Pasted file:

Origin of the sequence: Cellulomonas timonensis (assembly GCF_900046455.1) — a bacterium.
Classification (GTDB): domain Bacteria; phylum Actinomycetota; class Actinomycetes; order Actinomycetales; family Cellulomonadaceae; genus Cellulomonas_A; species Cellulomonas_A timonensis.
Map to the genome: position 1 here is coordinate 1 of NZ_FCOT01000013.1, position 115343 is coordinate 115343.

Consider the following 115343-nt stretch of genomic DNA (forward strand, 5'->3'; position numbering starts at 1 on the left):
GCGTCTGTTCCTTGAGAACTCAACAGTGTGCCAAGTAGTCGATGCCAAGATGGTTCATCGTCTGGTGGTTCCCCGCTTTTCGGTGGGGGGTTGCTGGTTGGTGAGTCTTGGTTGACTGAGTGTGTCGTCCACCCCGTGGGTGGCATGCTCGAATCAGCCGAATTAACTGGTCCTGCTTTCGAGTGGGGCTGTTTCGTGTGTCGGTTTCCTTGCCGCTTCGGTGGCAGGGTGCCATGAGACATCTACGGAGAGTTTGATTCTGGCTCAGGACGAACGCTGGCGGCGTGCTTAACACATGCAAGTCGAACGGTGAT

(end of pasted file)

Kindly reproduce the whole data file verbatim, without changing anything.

Origin of the sequence: Cellulomonas timonensis (assembly GCF_900046455.1) — a bacterium.
Classification (GTDB): domain Bacteria; phylum Actinomycetota; class Actinomycetes; order Actinomycetales; family Cellulomonadaceae; genus Cellulomonas_A; species Cellulomonas_A timonensis.
Map to the genome: position 1 here is coordinate 1 of NZ_FCOT01000013.1, position 115343 is coordinate 115343.

Consider the following 115343-nt stretch of genomic DNA (forward strand, 5'->3'; position numbering starts at 1 on the left):
GCGTCTGTTCCTTGAGAACTCAACAGTGTGCCAAGTAGTCGATGCCAAGATGGTTCATCGTCTGGTGGTTCCCCGCTTTTCGGTGGGGGGTTGCTGGTTGGTGAGTCTTGGTTGACTGAGTGTGTCGTCCACCCCGTGGGTGGCATGCTCGAATCAGCCGAATTAACTGGTCCTGCTTTCGAGTGGGGCTGTTTCGTGTGTCGGTTTCCTTGCCGCTTCGGTGGCAGGGTGCCATGAGACATCTACGGAGAGTTTGATTCTGGCTCAGGACGAACGCTGGCGGCGTGCTTAACACATGCAAGTCGAACGGTGAT